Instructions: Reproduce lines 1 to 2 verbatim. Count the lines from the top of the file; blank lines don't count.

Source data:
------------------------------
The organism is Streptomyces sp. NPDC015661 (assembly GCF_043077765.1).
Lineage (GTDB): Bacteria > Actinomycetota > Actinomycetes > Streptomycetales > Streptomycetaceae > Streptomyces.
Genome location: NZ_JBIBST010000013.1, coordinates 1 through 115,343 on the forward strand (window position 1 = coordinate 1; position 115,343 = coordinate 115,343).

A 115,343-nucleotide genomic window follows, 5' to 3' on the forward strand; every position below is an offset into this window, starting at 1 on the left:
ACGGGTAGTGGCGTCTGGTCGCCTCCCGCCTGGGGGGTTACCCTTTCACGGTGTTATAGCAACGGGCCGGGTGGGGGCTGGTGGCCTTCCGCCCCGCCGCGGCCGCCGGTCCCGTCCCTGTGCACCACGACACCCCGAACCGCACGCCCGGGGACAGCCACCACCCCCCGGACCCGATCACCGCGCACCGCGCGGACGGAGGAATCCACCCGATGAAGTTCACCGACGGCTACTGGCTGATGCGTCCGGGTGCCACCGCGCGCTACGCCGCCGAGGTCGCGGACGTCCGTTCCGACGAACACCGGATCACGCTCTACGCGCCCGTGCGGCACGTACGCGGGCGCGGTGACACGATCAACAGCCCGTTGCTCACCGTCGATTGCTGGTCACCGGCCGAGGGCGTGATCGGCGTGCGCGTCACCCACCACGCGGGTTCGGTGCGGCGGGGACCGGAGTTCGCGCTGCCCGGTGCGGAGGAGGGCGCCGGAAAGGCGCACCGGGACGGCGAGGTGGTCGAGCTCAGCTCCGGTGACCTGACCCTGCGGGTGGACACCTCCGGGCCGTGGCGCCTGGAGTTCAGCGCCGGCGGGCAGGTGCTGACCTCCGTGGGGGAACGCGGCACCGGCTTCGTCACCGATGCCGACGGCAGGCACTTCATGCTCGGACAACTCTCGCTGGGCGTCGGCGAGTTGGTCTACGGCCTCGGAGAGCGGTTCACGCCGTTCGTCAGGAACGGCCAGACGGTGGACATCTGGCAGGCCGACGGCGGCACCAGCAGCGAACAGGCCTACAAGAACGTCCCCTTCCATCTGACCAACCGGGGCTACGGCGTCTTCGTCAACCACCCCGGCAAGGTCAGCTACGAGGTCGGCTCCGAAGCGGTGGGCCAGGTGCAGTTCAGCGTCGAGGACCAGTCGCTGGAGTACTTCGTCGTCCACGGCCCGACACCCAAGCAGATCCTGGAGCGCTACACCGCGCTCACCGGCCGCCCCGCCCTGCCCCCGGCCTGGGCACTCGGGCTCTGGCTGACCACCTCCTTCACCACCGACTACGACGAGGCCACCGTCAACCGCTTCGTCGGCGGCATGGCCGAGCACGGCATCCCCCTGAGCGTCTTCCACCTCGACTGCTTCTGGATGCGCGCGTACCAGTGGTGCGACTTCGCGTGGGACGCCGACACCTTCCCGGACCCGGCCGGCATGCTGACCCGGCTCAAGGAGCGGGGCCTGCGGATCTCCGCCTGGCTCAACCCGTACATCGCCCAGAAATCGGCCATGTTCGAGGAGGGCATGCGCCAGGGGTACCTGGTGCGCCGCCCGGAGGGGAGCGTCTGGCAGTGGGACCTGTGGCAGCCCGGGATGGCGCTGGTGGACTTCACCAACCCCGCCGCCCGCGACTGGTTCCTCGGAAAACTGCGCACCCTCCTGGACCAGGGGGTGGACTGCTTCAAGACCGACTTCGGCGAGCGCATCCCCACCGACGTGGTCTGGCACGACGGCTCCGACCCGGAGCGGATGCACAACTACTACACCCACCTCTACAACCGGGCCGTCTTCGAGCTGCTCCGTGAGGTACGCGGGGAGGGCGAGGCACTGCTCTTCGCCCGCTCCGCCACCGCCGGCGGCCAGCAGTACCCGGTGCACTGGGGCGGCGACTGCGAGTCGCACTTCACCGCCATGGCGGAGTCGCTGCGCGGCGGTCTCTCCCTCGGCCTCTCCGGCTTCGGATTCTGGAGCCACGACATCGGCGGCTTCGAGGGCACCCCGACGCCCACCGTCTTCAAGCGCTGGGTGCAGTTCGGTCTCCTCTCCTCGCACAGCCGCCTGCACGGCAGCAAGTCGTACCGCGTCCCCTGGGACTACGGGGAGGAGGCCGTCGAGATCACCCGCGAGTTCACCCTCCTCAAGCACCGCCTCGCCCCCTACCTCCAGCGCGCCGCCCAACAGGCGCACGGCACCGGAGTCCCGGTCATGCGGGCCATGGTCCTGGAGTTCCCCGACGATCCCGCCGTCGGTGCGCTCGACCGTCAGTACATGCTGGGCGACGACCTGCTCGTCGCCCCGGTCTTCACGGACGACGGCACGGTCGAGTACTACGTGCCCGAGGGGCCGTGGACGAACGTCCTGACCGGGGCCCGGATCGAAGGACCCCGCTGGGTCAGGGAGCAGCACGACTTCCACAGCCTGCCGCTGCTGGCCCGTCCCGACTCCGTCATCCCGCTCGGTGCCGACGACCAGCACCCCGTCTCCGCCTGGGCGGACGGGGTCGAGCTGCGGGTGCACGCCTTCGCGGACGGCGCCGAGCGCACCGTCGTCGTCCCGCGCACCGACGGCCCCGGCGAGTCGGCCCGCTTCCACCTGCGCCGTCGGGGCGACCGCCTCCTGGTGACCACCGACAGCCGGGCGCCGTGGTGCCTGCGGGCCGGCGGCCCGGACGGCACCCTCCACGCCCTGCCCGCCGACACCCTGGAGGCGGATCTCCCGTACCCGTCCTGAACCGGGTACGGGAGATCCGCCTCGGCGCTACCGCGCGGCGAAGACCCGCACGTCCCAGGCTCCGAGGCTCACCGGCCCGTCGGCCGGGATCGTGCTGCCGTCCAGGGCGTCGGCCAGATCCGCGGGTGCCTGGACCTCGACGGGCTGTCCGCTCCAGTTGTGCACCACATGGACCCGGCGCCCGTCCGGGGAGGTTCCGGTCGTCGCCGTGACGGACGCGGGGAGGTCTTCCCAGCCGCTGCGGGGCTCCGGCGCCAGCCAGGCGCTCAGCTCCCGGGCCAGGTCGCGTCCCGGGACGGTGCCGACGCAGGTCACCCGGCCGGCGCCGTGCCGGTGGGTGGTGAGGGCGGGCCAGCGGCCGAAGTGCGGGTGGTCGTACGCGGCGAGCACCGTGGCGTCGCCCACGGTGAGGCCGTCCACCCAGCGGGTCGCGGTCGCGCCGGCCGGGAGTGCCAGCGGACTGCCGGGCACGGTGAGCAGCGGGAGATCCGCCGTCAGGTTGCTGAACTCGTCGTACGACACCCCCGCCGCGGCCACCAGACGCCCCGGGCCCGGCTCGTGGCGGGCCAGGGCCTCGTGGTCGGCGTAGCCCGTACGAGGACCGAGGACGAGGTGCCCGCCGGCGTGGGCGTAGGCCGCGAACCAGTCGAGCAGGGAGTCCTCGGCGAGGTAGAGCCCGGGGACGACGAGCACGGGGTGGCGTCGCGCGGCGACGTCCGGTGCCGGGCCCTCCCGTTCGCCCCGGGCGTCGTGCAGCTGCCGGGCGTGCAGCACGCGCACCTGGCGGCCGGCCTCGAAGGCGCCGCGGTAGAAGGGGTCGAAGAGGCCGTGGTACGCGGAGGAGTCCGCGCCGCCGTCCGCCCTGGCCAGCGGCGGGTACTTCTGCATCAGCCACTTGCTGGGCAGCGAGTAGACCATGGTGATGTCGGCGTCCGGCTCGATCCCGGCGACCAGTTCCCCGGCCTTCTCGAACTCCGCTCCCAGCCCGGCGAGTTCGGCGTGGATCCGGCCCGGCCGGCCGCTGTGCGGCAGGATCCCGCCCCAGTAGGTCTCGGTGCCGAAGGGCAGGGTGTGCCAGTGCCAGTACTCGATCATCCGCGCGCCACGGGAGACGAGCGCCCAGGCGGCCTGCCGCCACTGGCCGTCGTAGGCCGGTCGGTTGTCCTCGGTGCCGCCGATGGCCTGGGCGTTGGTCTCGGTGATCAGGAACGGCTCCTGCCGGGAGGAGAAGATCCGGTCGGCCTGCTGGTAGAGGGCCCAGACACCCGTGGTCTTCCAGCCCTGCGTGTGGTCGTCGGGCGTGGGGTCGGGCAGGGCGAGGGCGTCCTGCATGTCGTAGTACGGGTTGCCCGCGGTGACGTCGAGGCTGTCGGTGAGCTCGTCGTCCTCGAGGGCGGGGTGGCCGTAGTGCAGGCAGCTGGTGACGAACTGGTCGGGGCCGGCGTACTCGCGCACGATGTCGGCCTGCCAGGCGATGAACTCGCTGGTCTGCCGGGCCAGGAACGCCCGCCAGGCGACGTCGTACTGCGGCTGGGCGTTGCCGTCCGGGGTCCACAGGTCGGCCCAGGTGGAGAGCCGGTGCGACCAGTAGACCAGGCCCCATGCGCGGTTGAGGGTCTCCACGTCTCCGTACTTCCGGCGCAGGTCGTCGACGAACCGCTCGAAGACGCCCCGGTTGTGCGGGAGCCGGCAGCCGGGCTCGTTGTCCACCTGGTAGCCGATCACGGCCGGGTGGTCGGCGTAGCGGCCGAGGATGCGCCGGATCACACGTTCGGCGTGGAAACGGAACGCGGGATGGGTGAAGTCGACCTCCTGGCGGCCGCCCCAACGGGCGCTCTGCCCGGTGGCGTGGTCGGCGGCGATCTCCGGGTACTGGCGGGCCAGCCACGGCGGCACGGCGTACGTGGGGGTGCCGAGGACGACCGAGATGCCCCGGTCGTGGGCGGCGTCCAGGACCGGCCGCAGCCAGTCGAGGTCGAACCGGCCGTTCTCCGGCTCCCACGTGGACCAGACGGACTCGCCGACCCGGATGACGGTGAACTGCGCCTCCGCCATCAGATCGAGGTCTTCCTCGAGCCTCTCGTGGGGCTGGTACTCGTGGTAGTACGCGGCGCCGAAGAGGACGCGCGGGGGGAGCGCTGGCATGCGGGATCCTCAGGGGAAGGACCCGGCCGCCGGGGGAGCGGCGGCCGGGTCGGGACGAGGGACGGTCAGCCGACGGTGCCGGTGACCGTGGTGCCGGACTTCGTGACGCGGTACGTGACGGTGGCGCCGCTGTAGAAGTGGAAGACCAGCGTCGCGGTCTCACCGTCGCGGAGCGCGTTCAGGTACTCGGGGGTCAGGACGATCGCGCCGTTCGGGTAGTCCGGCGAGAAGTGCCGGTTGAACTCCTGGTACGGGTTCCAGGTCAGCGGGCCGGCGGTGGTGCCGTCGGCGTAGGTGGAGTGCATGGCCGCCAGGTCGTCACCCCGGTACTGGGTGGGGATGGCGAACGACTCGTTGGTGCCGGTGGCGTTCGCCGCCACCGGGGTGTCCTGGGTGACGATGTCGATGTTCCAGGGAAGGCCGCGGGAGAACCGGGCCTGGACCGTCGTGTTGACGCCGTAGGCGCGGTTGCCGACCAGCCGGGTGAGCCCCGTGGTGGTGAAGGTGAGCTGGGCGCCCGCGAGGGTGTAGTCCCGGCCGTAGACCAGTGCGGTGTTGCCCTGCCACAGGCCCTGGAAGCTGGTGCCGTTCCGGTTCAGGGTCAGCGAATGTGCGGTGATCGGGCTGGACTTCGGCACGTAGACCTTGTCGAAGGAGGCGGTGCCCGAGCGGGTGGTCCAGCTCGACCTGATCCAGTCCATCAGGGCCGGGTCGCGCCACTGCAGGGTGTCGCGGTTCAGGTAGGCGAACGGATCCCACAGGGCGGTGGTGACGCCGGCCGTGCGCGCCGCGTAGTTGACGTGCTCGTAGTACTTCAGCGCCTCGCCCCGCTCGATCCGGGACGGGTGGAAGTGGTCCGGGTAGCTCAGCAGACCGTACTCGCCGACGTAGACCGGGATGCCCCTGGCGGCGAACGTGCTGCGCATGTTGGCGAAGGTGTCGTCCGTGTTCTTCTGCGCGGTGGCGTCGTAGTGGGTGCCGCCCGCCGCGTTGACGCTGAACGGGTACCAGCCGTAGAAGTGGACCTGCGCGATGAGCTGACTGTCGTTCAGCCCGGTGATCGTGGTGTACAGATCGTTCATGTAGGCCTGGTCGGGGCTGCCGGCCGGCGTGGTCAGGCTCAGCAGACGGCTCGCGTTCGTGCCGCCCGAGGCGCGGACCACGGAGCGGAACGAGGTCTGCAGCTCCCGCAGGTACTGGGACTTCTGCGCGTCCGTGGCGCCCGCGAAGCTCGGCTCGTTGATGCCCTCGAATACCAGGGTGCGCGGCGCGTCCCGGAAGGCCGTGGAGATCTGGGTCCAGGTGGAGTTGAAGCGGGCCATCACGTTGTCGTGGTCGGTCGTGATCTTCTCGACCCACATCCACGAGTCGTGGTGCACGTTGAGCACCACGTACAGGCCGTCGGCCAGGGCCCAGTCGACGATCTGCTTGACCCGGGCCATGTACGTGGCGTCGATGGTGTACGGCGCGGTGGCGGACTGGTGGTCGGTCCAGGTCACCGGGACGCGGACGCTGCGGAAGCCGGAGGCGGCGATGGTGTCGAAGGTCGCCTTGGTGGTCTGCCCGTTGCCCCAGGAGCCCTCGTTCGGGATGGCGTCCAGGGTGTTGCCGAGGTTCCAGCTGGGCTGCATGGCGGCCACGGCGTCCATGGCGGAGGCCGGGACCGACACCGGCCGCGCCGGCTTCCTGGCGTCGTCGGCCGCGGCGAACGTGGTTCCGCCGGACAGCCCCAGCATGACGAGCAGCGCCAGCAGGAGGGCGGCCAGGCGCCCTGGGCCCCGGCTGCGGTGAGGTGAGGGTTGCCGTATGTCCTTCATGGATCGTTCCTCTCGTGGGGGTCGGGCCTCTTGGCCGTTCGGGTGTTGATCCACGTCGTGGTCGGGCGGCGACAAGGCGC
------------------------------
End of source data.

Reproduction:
The organism is Streptomyces sp. NPDC015661 (assembly GCF_043077765.1).
Lineage (GTDB): Bacteria > Actinomycetota > Actinomycetes > Streptomycetales > Streptomycetaceae > Streptomyces.